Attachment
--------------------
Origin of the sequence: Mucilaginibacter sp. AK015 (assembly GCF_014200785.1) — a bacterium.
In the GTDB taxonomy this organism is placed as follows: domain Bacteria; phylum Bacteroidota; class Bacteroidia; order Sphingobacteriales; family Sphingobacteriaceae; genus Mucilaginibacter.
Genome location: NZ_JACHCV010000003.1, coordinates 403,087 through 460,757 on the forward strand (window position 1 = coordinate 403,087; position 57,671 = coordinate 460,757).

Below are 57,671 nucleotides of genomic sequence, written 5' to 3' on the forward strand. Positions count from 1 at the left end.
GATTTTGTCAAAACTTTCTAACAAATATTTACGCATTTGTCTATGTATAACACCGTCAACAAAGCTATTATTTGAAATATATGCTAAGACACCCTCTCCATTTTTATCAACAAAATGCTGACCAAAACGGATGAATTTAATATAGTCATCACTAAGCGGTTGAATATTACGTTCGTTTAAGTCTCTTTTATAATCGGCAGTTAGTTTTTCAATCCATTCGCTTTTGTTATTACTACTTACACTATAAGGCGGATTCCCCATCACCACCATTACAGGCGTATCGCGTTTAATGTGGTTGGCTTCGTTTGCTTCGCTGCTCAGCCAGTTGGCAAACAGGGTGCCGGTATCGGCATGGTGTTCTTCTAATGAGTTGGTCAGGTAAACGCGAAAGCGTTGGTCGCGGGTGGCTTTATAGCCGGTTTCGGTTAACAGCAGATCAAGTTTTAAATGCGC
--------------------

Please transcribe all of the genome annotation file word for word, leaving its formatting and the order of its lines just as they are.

Origin of the sequence: Mucilaginibacter sp. AK015 (assembly GCF_014200785.1) — a bacterium.
In the GTDB taxonomy this organism is placed as follows: domain Bacteria; phylum Bacteroidota; class Bacteroidia; order Sphingobacteriales; family Sphingobacteriaceae; genus Mucilaginibacter.
Genome location: NZ_JACHCV010000003.1, coordinates 403,087 through 460,757 on the forward strand (window position 1 = coordinate 403,087; position 57,671 = coordinate 460,757).

Below are 57,671 nucleotides of genomic sequence, written 5' to 3' on the forward strand. Positions count from 1 at the left end.
GATTTTGTCAAAACTTTCTAACAAATATTTACGCATTTGTCTATGTATAACACCGTCAACAAAGCTATTATTTGAAATATATGCTAAGACACCCTCTCCATTTTTATCAACAAAATGCTGACCAAAACGGATGAATTTAATATAGTCATCACTAAGCGGTTGAATATTACGTTCGTTTAAGTCTCTTTTATAATCGGCAGTTAGTTTTTCAATCCATTCGCTTTTGTTATTACTACTTACACTATAAGGCGGATTCCCCATCACCACCATTACAGGCGTATCGCGTTTAATGTGGTTGGCTTCGTTTGCTTCGCTGCTCAGCCAGTTGGCAAACAGGGTGCCGGTATCGGCATGGTGTTCTTCTAATGAGTTGGTCAGGTAAACGCGAAAGCGTTGGTCGCGGGTGGCTTTATAGCCGGTTTCGGTTAACAGCAGATCAAGTTTTAAATGCGC